Event Formats: Out With the Old (But Successful), In With the New
If your association had a tradeshow or conference that was considered a success in terms of both attendance and profit, how much would you be willing to switch things up? Take a look at how—and why—organizations running two thriving events have decided to make changes.
It’s often said that “change is good.” By trying new things out, you could gain a new perspective or get a different and better outcome that would not have been possible had you stuck to the way things had been done previously.
I’m writing this post as I’m searching for a new place to live (new neighborhood, new apartment, new me, right?), which is why I was probably drawn to these two tradeshow- and meetings-related stories I’ve come across in the past few weeks. Both illustrate a willingness to take a bit of a risk (in my case, a likely rent increase) and make changes to upcoming tradeshows and meetings—which are currently considered successful—in hopes of delivering an even better experience to both attendees and exhibitors.
Fast-Paced and Action-Packed
The first was the announcement from the Center for Exhibition Industry Research (CEIR) that it would change the format of its fourth Predict event, the annual exhibition industry outlook conference taking place in September in Chicago.
According to a press release, even though the content presented in previous years was determined to be “spot-on in terms of accuracy and predictive measure,” the 2014 event will have “a new energized, fast-paced format—that of an action-packed financial news show featuring lively interviews, substantive conversations, and provocative discussions, providing economic insights and new perspectives about the exhibition industry.”
To help create that financial news show backdrop, Ron Insana—a well-known finance industry expert and senior analyst and commentator for CNBC—will host the one-day event.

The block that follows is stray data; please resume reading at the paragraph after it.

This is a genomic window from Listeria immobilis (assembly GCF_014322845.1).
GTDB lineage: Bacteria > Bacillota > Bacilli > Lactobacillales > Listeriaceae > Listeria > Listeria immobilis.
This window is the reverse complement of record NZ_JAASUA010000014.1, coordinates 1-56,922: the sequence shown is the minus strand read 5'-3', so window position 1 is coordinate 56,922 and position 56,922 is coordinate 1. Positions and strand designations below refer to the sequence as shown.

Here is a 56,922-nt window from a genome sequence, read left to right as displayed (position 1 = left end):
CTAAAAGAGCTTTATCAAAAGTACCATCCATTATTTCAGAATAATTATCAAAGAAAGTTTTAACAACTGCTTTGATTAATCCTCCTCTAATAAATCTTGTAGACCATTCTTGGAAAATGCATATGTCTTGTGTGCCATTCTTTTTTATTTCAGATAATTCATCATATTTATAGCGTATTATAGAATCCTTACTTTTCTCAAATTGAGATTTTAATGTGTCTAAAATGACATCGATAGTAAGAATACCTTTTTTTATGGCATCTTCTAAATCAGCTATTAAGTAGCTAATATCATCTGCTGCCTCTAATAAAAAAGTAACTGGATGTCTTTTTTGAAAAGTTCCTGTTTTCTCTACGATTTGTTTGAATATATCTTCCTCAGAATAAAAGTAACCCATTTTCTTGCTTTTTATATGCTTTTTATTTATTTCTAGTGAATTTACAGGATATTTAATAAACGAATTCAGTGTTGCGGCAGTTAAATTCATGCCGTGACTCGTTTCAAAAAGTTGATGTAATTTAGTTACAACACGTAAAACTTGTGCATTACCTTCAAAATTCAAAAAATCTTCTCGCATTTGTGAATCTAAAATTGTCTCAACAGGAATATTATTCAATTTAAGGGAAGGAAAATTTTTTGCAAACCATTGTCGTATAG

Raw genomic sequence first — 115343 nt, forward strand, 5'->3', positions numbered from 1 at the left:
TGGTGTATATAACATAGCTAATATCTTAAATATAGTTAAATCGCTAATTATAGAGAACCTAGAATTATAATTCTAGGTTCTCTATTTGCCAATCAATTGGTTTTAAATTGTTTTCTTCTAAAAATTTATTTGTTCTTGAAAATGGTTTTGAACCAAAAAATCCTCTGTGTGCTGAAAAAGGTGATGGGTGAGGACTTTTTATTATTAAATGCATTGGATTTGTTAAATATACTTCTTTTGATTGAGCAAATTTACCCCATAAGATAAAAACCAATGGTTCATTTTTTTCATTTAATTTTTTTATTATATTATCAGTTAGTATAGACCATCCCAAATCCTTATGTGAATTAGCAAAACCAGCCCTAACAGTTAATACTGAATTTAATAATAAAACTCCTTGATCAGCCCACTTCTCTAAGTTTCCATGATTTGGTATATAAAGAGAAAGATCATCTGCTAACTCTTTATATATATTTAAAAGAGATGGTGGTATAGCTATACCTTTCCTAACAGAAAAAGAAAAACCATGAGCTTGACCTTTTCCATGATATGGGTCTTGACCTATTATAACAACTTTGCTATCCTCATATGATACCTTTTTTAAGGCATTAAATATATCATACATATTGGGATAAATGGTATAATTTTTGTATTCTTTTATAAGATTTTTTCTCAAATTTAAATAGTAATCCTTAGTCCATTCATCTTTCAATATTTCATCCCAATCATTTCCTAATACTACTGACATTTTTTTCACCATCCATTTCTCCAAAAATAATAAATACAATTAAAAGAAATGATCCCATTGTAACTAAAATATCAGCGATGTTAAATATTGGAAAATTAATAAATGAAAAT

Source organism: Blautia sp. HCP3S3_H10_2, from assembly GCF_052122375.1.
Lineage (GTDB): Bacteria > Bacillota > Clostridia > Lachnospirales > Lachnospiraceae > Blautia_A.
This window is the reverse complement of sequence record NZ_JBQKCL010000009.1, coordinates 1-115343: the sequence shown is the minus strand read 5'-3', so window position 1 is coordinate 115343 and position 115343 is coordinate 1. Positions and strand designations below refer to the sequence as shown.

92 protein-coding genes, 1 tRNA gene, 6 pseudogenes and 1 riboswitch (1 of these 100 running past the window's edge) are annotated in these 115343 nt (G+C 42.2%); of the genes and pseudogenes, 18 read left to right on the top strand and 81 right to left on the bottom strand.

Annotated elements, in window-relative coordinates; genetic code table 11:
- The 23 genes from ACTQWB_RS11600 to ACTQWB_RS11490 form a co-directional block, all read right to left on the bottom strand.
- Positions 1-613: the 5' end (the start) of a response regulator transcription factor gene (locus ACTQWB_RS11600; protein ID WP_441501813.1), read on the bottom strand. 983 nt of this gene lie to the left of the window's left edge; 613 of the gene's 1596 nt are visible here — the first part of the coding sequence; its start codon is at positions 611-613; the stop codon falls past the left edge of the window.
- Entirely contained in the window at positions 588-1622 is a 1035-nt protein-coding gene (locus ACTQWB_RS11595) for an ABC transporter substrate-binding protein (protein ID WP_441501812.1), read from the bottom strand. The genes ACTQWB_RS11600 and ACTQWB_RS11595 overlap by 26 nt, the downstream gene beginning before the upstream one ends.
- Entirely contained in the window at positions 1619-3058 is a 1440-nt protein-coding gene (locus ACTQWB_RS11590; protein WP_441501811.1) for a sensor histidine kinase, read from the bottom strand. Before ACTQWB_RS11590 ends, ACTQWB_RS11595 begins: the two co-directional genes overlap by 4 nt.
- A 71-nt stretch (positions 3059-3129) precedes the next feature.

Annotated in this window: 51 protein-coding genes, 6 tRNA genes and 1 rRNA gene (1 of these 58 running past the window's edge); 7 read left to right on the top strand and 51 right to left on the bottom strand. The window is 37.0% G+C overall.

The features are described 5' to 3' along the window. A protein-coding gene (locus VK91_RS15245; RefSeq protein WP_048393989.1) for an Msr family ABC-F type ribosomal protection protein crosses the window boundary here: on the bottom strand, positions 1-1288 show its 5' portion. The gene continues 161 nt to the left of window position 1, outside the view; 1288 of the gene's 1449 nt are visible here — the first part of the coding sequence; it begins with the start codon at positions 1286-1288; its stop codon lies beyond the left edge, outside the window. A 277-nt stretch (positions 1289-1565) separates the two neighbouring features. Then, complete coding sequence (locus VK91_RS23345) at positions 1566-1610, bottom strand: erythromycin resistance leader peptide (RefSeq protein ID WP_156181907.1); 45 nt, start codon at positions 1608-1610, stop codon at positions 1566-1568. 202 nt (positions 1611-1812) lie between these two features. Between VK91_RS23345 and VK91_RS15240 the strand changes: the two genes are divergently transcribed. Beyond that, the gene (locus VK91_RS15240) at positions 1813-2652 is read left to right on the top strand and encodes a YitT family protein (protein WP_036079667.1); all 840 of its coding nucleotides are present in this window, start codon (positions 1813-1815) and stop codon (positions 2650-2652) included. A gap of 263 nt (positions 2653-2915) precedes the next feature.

“This year’s new format promises to elevate the event to a new level and better reflects the power of the data presented at Predict,” said 2014 CEIR Predict Task Force Committee Chair Chris Brown in a statement. “Ron’s knowledge and experience in the financial industry will inject a new layer of insight for exhibition executives to apply to their strategic thought process.”
Leaner and Meaner
The idea of adding additional value to an already successful event is also behind the announced overhaul of the recently completed Americas Incentive, Business Travel & Meetings Exhibition. AIBTM’s model for the past few years was to have a show floor filled with suppliers who wanted to show off what they had to offer to buyers who were hosted by the show. According to Trade Show News Network, this year’s show had more than 1,000 buyers and 508 suppliers.
For next year, the tradeshow floor be overhauled (all exhibitors will be required to use the same 8-by-8-foot exhibit pod preassembled for them), and the event will be scaled back (attendance will be capped at 250 buyers and 250 suppliers, resulting in a one-to-one buyer-seller ratio). The show gets a new name, too: IBTM America.
The changes are the result of conversations with industry leaders and members of the U.S. Advisory Board “who identified the need for tradeshows in this industry to prioritize the time given to meetings with premium buyers but in the most cost-effective way,” said show organizers in a statement.
Other changes include a mutual-match system. While buyers were always allowed to choose with whom they wanted to meet, exhibitors will now have this option as well. In addition, buyers will be “rigorously prequalified, personally invited, and the most senior decision makers with guaranteed purchasing power.”
“IBTM America will now give the U.S. meetings industry its own niche event that is focused on the business of meetings, no distractions, no time-wasting, and enabling both buyers and sellers to have their own community in one place for two days,” said Sallie Coventry, portfolio director of the IBTM Global Events Portfolio.
Although I wrote earlier that “change is good,” we all also know that “change is hard.” The second statement makes me better appreciate the willingness of both of these events to take a risk and try something new, even though what they’ve been doing has proven to be successful and likely profitable.
But remember, it’s always better to be ahead of your attendees or exhibitors and anticipating and responding to their needs, rather than fall behind and suddenly be forced to play a game of catch-up. Because let’s be honest: If you’re in that latter category, it’s already too late.
How are you changing up formats or other elements of your tradeshows and meetings to stay ahead of the curve? Let us know in the comments.